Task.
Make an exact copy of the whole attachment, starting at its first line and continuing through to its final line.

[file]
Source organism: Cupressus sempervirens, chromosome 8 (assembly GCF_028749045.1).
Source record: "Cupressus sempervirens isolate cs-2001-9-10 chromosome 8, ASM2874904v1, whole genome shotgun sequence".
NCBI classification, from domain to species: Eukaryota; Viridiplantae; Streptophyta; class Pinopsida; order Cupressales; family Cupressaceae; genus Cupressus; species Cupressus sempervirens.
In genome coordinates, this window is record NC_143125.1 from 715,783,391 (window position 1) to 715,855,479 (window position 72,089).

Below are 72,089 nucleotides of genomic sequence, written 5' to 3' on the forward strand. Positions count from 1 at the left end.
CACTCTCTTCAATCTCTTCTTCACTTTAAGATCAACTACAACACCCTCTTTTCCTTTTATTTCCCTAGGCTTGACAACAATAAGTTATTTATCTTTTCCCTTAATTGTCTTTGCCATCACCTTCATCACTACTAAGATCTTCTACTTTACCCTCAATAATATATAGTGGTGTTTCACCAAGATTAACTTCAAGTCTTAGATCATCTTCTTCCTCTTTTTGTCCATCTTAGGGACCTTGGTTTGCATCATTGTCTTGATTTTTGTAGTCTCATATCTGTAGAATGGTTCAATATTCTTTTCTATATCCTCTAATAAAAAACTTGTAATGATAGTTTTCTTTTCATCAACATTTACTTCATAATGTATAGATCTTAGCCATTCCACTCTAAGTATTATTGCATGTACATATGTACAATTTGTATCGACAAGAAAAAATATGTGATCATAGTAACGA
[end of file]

Source organism: Cupressus sempervirens, chromosome 8 (assembly GCF_028749045.1).
Source record: "Cupressus sempervirens isolate cs-2001-9-10 chromosome 8, ASM2874904v1, whole genome shotgun sequence".
NCBI classification, from domain to species: Eukaryota; Viridiplantae; Streptophyta; class Pinopsida; order Cupressales; family Cupressaceae; genus Cupressus; species Cupressus sempervirens.
In genome coordinates, this window is record NC_143125.1 from 715,783,391 (window position 1) to 715,855,479 (window position 72,089).

Below are 72,089 nucleotides of genomic sequence, written 5' to 3' on the forward strand. Positions count from 1 at the left end.
CACTCTCTTCAATCTCTTCTTCACTTTAAGATCAACTACAACACCCTCTTTTCCTTTTATTTCCCTAGGCTTGACAACAATAAGTTATTTATCTTTTCCCTTAATTGTCTTTGCCATCACCTTCATCACTACTAAGATCTTCTACTTTACCCTCAATAATATATAGTGGTGTTTCACCAAGATTAACTTCAAGTCTTAGATCATCTTCTTCCTCTTTTTGTCCATCTTAGGGACCTTGGTTTGCATCATTGTCTTGATTTTTGTAGTCTCATATCTGTAGAATGGTTCAATATTCTTTTCTATATCCTCTAATAAAAAACTTGTAATGATAGTTTTCTTTTCATCAACATTTACTTCATAATGTATAGATCTTAGCCATTCCACTCTAAGTATTATTGCATGTACATATGTACAATTTGTATCGACAAGAAAAAATATGTGATCATAGTAACGA